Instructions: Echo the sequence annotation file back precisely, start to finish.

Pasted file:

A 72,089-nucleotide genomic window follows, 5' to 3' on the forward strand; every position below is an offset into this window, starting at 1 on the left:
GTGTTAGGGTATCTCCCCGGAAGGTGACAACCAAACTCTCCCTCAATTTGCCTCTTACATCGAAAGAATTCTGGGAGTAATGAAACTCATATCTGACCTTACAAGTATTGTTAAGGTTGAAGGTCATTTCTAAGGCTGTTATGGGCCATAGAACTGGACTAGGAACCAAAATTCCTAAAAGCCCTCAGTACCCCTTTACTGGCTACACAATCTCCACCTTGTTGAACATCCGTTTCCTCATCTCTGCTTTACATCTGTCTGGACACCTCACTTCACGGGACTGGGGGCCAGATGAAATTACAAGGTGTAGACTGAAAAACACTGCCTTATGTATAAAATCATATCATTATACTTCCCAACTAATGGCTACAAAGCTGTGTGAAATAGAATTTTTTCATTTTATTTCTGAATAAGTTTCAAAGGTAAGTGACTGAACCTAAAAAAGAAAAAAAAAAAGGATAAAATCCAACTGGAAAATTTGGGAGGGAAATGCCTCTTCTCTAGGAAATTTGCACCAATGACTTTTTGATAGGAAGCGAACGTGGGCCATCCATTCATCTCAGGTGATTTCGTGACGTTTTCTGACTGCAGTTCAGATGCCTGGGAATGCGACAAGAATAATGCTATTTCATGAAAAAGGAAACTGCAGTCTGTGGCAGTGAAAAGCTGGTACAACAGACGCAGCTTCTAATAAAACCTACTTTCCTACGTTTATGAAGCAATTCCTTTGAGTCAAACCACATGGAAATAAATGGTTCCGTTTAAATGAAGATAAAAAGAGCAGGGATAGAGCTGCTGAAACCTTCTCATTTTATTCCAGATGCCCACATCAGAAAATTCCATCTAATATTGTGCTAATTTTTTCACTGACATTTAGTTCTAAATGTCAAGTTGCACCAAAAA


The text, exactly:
A 72,089-nucleotide genomic window follows, 5' to 3' on the forward strand; every position below is an offset into this window, starting at 1 on the left:
GTGTTAGGGTATCTCCCCGGAAGGTGACAACCAAACTCTCCCTCAATTTGCCTCTTACATCGAAAGAATTCTGGGAGTAATGAAACTCATATCTGACCTTACAAGTATTGTTAAGGTTGAAGGTCATTTCTAAGGCTGTTATGGGCCATAGAACTGGACTAGGAACCAAAATTCCTAAAAGCCCTCAGTACCCCTTTACTGGCTACACAATCTCCACCTTGTTGAACATCCGTTTCCTCATCTCTGCTTTACATCTGTCTGGACACCTCACTTCACGGGACTGGGGGCCAGATGAAATTACAAGGTGTAGACTGAAAAACACTGCCTTATGTATAAAATCATATCATTATACTTCCCAACTAATGGCTACAAAGCTGTGTGAAATAGAATTTTTTCATTTTATTTCTGAATAAGTTTCAAAGGTAAGTGACTGAACCTAAAAAAGAAAAAAAAAAAGGATAAAATCCAACTGGAAAATTTGGGAGGGAAATGCCTCTTCTCTAGGAAATTTGCACCAATGACTTTTTGATAGGAAGCGAACGTGGGCCATCCATTCATCTCAGGTGATTTCGTGACGTTTTCTGACTGCAGTTCAGATGCCTGGGAATGCGACAAGAATAATGCTATTTCATGAAAAAGGAAACTGCAGTCTGTGGCAGTGAAAAGCTGGTACAACAGACGCAGCTTCTAATAAAACCTACTTTCCTACGTTTATGAAGCAATTCCTTTGAGTCAAACCACATGGAAATAAATGGTTCCGTTTAAATGAAGATAAAAAGAGCAGGGATAGAGCTGCTGAAACCTTCTCATTTTATTCCAGATGCCCACATCAGAAAATTCCATCTAATATTGTGCTAATTTTTTCACTGACATTTAGTTCTAAATGTCAAGTTGCACCAAAAA